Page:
Helsinki is the capital of Finland and the largest urban area in the country. Any story about the city must begin with the sea, as Helsinki has been fundamentally shaped by its maritime environment.
Helsinki is home to around 650,000 people. More than 1.5 million inhabitants live in the larger metropolitan area, which includes the cities of Helsinki, Espoo, Vantaa and Kauniainen. The metropolitan area is located in the greater Helsinki region, which is in turn situated in the southern Finnish province of Uusimaa. Finland is a member of the European Union (EU), and uses the euro as its currency.
The MyHelsinki website showcases the best that Helsinki has to offer, including this presentation of the city’s diverse neighbourhoods. Take some time to get to know Helsinki’s unique districts today!
Finland has two national languages: Finnish and Swedish. In Helsinki, Finnish is the primary language, as only six per cent of the city’s inhabitants speak Swedish as a mother tongue. Another sixteen per cent of Helsinki residents speak some other tongue as their first language.
Although the majority of people in Helsinki speak excellent English, learning to speak Finnish can bring many benefits. Learning Swedish is also helpful, but fewer people in the city use it on a daily basis.
Helsinki is one of the northernmost capitals in the world. Despite this fact, its climate is surprisingly temperate. The mercury in the winter months rarely dips too low, and in the summer, the average temperature is a pleasant 20°C (70° F) or so. This is why most of the city’s residents agree that the Helsinki summer climate is just right for spending the long bright days outdoors.
The sun shines for close to nineteen hours at the peak of summertime. In the dead of winter, however, the skies are light for only six hours each day. The dark winter months are the reason that every home and office in Helsinki is very well heated, with large insulated windows. Every path and road is well lit.
A safe and trusting society
A recent study found that the clear majority of Helsinki residents feel very safe. In addition, residents of the country claim Europe’s highest levels of trust in others and many authorities. As a sign of this communal trust, lost items are almost always returned.
As a Nordic welfare state, Finland assumes a shared public responsibility for the economic and social well-being of its inhabitants. The general consensus is that caring for the least fortunate improves the well-being of everyone. This brings freedom and peace of mind, especially in the face of uncertainty.
Is it true that Finns are quiet? Finns choose their words carefully and tend to avoid unnecessary small talk. At first this might seem awkward, but with time you may learn to appreciate it. Read this guide to Finnish customs and manners to learn more.
Cost of living in Helsinki
The cost of living in Helsinki is relatively high. Things like groceries and dining out, for example, are more expensive than the European average. In contrast, rental prices are reasonable when compared to other international capitals. On the whole, however, life in Helsinki is rather pricey.
Average cost of living, per month in euros
|Single occupant in the city centre||800||650||1 450|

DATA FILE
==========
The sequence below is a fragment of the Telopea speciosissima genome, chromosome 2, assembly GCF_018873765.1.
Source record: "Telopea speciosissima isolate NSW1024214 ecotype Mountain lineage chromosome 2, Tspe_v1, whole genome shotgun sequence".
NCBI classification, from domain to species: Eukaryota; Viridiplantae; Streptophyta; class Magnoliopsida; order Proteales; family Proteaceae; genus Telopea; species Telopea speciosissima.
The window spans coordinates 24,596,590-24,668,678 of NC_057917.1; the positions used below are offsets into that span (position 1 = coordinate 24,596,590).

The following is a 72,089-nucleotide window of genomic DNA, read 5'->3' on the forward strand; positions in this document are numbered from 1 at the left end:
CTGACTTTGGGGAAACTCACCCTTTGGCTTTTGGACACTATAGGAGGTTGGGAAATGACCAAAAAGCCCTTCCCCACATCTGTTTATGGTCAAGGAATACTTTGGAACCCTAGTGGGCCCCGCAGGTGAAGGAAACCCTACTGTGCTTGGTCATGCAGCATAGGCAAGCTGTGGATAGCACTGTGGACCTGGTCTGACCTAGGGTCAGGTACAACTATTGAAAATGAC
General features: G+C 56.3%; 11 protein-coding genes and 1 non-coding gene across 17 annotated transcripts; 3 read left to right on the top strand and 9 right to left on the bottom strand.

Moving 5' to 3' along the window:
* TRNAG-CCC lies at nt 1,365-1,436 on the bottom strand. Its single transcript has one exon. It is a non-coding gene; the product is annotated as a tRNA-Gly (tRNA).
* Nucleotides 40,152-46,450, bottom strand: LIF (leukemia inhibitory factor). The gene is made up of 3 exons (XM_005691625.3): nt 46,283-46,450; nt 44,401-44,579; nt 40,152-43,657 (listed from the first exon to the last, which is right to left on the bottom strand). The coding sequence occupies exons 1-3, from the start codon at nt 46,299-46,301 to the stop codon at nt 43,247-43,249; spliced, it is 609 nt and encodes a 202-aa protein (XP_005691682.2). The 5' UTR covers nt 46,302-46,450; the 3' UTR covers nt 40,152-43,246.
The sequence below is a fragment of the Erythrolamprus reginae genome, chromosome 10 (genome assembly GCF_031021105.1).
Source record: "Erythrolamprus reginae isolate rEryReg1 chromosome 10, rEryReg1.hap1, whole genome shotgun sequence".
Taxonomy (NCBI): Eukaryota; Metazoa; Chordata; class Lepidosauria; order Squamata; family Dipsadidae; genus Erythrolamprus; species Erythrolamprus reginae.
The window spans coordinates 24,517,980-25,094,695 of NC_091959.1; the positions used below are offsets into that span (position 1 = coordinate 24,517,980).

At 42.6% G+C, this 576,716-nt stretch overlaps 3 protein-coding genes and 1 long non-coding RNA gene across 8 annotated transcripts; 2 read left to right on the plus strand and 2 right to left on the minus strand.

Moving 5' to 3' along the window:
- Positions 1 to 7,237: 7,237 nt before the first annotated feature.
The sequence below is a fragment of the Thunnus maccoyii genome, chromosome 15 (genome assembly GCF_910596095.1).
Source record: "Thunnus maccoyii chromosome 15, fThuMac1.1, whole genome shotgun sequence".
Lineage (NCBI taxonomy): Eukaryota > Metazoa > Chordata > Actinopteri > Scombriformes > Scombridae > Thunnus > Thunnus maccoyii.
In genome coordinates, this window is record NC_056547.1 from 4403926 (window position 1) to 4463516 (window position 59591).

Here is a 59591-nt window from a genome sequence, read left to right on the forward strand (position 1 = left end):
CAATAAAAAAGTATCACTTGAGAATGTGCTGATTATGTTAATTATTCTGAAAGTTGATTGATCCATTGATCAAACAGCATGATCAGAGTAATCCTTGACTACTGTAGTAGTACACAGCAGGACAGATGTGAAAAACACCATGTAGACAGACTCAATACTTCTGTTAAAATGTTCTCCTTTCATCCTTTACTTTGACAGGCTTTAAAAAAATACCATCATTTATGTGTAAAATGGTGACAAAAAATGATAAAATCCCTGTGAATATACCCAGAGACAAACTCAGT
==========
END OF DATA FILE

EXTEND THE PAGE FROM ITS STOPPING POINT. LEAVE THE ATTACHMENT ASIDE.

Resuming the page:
|Single occupant outside the city centre||600||650||1 250|
|Family of four in the city centre||1 650||2 000||3 650|
|Family of four outside the city centre||1 300||2 000||3 300|
Keep in mind that the state provides assistance to eligible residents who are having trouble meeting their living expenses. This means that the true out-of-pocket costs for residents of Helsinki vary considerably. For more information, see our section on Housing in Helsinki.
Looking for more Helsinki data? Find current statistics about everyday life and expenses in Helsinki at the state-owned data organisation Statistics Finland.
Top city in many rankings
According to a global survey from Expat Insider, Finland is the best country in the world for family life abroad. A full 93 per cent of the survey’s respondents stated that they were satisfied with life in their new home country. Finland has been number one in this ranking for four years.
With free healthcare and education, loving and professional childcare, generous parental leaves, and the world’s best work-life balance, living in Helsinki is arguably the best choice for young families.
Finland and its capital city have been ranked highly in dozens of comparisons. See this great list of recent international rankings.
The most functional city in the world
The City of Helsinki’s highest decision-making authority is the City Council, which is elected every four years. The council appoints a mayor and four deputy mayors to oversee municipal operations.
In 2016, Helsinki’s leadership created a City Strategy that seeks to make Helsinki the most functional city in the world. Sustainability and digitalisation of services have been made top priorities. In a bid to serve its international community better, Helsinki has also improved its multicultural communications, actively promoted employment-based immigration, and doubled its English-language daycare and school options. The City of Helsinki is a member of the Eurocities Network and the EU’s Urban Agenda, which both seek to promote integration.
Helsinki actively works to prevent neighbourhoods from becoming segregated by socioeconomic divides. As a result, Helsinki is the only EU city with falling rates of homelessness. All in all, it can be said that the City of Helsinki does its best to take care of its residents.
Interested in learning more about the City of Helsinki? Find the answers to all of your questions about municipal services and operations at the City of Helsinki website.